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Daily Archives: May 12, 2019

Search the list of more than 30,000 police officers banned by 44 states.

A USA TODAY Network investigation uncovered records of thousands of police officers investigated for serious misconduct. “…we’re releasing a searchable database of the most cut-and-dried cases of troubled cops—30,000 officers from 44 states who were decertified by state oversight agencies. Decertification essentially bans those officers from carrying a badge anywhere in the state. Their infractions run the gamut. They’ve beaten members of the public, planted evidence, and used their badges to harass women. Others have lied, stolen, dealt drugs, driven drunk, abused spouses, and pursued relationships with minors, among a wide range of other infractions, depending on the aggressiveness of their state’s rules for police behavior. For years, a private police organization has cobbled the states’ lists of decertifications together into a nationwide clearinghouse and encouraged police agencies to use it for screening new hires. But that list is kept secret from anyone outside law enforcement.

USA TODAY requested the records about banned officers from all 50 states by filing requests under state sunshine laws, obtaining records from 44 states so far. The information includes the officers’ names, the department they were working for when they lost their certification and—in most cases—at least a vague summary of the reasons why. The list is incomplete because of the absence of records from states like California, which has the largest number of law enforcement officers in the U.S. The level of oversight varies widely from state to state. While Georgia and Florida decertified thousands of police officers for everything from crimes to serious questions about their fitness to serve, other states banned almost none….”

How Cold Is That Library? There’s a Google Doc for That

Inside Higher Ed – “What a difference preparation makes when it comes to doing research in Arctic-level air-conditioned academic libraries (or ones that are otherwise freezing — or not air-conditioned at all). Luckily, Megan L. Cook, assistant professor of English at Colby College, published a crowdsourced document called “How Cold Is that Library?” Alas, the… Continue Reading

Terrorism, Violent Extremism, and the Internet: Free Speech Considerations – Terrorism, Violent Extremism, and the Internet: Free Speech Considerations, May 6, 2019 R45713: “Recent acts of terrorism and hate crimes have prompted a renewed focus on the possible links between internet content and offline violence. While some have focused on the role that social media companies play in moderating user-generated content, others have called… Continue Reading

CRS – Congressional Access to the President’s Federal Tax Returns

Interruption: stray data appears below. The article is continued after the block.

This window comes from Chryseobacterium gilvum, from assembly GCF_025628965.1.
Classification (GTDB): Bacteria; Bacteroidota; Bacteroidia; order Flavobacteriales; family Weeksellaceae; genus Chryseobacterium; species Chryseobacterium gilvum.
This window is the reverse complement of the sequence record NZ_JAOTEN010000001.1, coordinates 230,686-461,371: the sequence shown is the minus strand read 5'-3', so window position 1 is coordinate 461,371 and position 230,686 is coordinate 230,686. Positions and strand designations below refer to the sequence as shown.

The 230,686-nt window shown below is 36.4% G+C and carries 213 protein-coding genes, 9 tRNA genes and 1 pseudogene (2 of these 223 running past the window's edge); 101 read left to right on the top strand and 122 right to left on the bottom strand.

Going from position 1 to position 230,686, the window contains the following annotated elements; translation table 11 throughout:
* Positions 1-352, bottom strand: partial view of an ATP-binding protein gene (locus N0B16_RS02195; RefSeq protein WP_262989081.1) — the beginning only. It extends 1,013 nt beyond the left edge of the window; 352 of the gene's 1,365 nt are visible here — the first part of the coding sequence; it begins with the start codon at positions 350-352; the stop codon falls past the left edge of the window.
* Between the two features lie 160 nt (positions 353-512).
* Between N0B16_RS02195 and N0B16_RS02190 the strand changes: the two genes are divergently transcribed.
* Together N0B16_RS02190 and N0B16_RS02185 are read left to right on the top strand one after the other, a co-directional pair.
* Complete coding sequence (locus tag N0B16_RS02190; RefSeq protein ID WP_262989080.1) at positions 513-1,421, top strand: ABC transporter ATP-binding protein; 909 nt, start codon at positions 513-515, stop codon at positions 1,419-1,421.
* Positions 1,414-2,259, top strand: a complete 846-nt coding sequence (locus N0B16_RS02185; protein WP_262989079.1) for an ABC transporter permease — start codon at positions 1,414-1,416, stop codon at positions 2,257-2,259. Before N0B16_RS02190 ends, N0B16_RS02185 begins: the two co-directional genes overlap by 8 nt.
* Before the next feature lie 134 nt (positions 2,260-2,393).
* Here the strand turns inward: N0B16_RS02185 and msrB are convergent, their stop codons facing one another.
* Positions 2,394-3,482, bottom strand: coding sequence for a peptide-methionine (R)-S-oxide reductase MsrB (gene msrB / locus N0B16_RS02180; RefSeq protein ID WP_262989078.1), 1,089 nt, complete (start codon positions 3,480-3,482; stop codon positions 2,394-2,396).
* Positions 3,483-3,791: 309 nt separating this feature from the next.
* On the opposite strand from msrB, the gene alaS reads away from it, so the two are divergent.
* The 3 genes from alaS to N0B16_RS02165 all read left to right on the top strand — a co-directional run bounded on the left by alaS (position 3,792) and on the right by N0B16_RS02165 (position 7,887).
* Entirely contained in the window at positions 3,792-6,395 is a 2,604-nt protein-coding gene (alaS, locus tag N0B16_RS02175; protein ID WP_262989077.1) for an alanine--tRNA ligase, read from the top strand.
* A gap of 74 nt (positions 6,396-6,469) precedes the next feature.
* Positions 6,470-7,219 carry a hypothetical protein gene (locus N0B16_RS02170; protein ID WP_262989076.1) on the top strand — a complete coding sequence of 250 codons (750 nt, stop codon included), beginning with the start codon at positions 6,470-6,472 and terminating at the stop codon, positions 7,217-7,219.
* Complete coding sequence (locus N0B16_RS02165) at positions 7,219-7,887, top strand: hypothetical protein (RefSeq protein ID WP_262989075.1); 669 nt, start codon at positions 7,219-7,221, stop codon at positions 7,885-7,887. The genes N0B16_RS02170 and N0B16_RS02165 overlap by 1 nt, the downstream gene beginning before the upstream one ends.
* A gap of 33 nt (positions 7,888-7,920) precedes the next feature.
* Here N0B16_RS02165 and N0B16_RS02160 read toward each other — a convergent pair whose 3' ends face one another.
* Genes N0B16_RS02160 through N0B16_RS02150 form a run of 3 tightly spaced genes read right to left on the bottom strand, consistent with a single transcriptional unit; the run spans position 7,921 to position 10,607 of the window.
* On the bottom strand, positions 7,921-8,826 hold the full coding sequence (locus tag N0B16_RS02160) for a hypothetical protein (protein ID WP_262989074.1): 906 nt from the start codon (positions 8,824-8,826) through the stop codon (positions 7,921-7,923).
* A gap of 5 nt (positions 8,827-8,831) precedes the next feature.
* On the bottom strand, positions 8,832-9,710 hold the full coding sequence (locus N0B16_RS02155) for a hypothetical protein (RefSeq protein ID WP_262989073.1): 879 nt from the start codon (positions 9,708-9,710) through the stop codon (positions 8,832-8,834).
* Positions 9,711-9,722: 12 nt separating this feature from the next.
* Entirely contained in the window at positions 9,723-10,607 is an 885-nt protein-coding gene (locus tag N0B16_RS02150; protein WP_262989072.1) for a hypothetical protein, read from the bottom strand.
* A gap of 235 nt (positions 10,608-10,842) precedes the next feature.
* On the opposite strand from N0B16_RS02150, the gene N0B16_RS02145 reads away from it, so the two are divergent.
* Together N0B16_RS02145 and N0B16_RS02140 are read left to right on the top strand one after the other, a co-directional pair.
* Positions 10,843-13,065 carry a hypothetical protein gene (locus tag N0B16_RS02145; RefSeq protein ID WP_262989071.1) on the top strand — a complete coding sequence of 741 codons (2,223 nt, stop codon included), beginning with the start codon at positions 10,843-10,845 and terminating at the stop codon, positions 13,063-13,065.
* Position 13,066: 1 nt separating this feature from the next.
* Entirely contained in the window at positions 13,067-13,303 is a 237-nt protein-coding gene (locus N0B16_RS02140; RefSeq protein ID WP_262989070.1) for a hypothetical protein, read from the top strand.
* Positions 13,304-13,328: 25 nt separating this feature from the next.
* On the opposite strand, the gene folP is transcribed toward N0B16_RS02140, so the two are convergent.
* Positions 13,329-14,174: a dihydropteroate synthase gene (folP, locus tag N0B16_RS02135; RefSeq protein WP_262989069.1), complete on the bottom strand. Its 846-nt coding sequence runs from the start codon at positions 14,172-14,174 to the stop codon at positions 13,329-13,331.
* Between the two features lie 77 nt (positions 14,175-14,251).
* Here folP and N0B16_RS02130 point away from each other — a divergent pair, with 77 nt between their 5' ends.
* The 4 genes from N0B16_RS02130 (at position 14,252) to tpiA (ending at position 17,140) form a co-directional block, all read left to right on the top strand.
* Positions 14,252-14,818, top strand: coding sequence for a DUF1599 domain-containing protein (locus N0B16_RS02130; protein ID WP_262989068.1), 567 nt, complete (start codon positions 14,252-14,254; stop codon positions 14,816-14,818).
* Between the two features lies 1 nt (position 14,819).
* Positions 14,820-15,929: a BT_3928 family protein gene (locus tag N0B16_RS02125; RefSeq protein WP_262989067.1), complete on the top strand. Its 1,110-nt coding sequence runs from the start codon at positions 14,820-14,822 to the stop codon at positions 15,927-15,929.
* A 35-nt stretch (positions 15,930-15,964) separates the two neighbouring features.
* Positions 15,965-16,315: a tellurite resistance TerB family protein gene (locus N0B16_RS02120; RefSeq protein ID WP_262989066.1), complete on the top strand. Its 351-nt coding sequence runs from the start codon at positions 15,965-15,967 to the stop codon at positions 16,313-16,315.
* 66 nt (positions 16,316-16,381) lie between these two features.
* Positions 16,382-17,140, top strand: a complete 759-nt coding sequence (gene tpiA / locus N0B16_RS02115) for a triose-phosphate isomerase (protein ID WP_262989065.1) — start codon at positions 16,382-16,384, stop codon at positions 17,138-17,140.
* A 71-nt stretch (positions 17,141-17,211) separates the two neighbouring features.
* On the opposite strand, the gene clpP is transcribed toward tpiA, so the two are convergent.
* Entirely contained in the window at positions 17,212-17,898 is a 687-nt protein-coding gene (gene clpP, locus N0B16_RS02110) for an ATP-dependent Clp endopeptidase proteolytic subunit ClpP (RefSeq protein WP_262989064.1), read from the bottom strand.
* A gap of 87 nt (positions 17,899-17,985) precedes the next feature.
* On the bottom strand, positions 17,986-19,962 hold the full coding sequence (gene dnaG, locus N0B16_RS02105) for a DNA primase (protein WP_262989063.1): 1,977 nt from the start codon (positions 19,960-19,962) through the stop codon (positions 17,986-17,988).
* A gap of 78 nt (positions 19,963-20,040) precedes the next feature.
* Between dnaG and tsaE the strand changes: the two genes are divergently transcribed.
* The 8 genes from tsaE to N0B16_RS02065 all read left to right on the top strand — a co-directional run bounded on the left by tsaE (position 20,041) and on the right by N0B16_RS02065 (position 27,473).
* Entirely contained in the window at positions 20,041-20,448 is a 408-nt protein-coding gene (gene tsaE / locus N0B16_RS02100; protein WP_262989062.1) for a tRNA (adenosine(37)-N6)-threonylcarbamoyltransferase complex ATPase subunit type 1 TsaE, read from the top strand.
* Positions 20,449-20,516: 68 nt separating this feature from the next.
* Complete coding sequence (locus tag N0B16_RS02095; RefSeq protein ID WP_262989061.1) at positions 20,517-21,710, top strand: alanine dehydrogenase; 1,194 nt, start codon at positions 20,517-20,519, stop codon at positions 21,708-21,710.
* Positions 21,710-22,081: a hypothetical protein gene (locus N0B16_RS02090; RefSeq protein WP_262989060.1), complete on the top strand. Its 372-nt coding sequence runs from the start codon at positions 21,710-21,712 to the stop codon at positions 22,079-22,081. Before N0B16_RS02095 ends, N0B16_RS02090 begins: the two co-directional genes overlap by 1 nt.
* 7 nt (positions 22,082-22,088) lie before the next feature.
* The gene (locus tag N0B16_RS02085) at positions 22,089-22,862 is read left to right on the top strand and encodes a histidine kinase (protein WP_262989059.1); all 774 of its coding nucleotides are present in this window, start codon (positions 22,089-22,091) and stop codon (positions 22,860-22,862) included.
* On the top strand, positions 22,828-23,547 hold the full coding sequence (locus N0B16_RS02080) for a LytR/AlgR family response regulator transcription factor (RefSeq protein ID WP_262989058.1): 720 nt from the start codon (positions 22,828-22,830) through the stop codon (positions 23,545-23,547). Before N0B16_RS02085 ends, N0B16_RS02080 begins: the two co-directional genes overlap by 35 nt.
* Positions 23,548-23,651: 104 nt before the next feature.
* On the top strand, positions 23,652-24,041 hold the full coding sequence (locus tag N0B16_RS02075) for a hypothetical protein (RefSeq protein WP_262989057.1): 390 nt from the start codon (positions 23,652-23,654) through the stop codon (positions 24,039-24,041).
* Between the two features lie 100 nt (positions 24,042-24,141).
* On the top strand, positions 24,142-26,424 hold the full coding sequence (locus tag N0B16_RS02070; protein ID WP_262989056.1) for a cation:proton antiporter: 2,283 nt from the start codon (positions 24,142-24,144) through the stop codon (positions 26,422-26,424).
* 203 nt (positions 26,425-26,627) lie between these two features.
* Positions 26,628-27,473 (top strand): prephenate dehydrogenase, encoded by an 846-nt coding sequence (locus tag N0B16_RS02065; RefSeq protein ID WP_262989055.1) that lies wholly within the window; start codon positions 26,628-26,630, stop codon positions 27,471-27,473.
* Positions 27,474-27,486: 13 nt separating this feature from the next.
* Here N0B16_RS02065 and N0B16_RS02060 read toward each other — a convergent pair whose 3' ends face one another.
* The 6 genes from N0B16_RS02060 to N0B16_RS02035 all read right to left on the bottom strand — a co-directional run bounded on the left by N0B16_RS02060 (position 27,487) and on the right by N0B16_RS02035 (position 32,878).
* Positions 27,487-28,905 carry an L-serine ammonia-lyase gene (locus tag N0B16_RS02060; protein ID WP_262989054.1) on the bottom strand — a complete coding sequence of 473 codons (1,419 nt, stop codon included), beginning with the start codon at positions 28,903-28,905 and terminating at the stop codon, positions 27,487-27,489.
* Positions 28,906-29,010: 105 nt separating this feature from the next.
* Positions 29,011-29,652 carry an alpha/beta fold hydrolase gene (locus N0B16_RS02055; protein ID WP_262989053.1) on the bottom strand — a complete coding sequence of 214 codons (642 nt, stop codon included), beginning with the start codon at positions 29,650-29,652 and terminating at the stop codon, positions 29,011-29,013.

Congressional Access to the President’s Federal Tax Returns, CRS Legal Sidebar, updated May 7, 2019:  “On April 3, 2019, the Chair of the House Ways and Means Committee sent a letter to the Commissioner of the Internal Revenue Service requesting the individual income tax returns of President Trump, income tax returns for various business entities… Continue Reading

Your most sensitive data is likely exposed online. These people try to find it.

c/net: “Justin Paine sits in a pub in Oakland, California, searching the internet for your most sensitive data. It doesn’t take him long to find a promising lead. On his laptop, he opens Shodan, a searchable index of cloud servers and other internet-connected devices. Then he types the keyword “Kibana,” which reveals more than 15,000… Continue Reading

Congress’s Contempt Power and the Enforcement of Congressional Subpoenas

CRS report – Congress’s Contempt Power and the Enforcement of Congressional Subpoenas: Law, History, Practice, and Procedure Todd Garvey Legislative Attorney, May 12, 2017. “Congress’s contempt power is the means by which Congress responds to certain acts that in its view obstruct the legislative process. Contempt may be used either to coerce compliance, to punish… Continue Reading

2019 Data Breach Investigations Report

“The Verizon Data Breach Investigations Report (DBIR) provides you with crucial perspectives on threats that organizations like yours face. The 12th DBIR is built on real-world data from 41,686 security incidents and 2,013 data breaches provided by 73 data sources, both public and private entities, spanning 86 countries worldwide. Data breaches continue to make headlines… Continue Reading

John Paul Stevens looks back on nearly a century of life and law but worries about the future

Washington Post – “John Paul Stevens spent more than a third of his near-century on Earth at the Supreme Court, where he often was on a different page from a majority of his fellow justices. “It happens so often that you have to get used to losing,” Stevens, 99, said during an interview this last… Continue Reading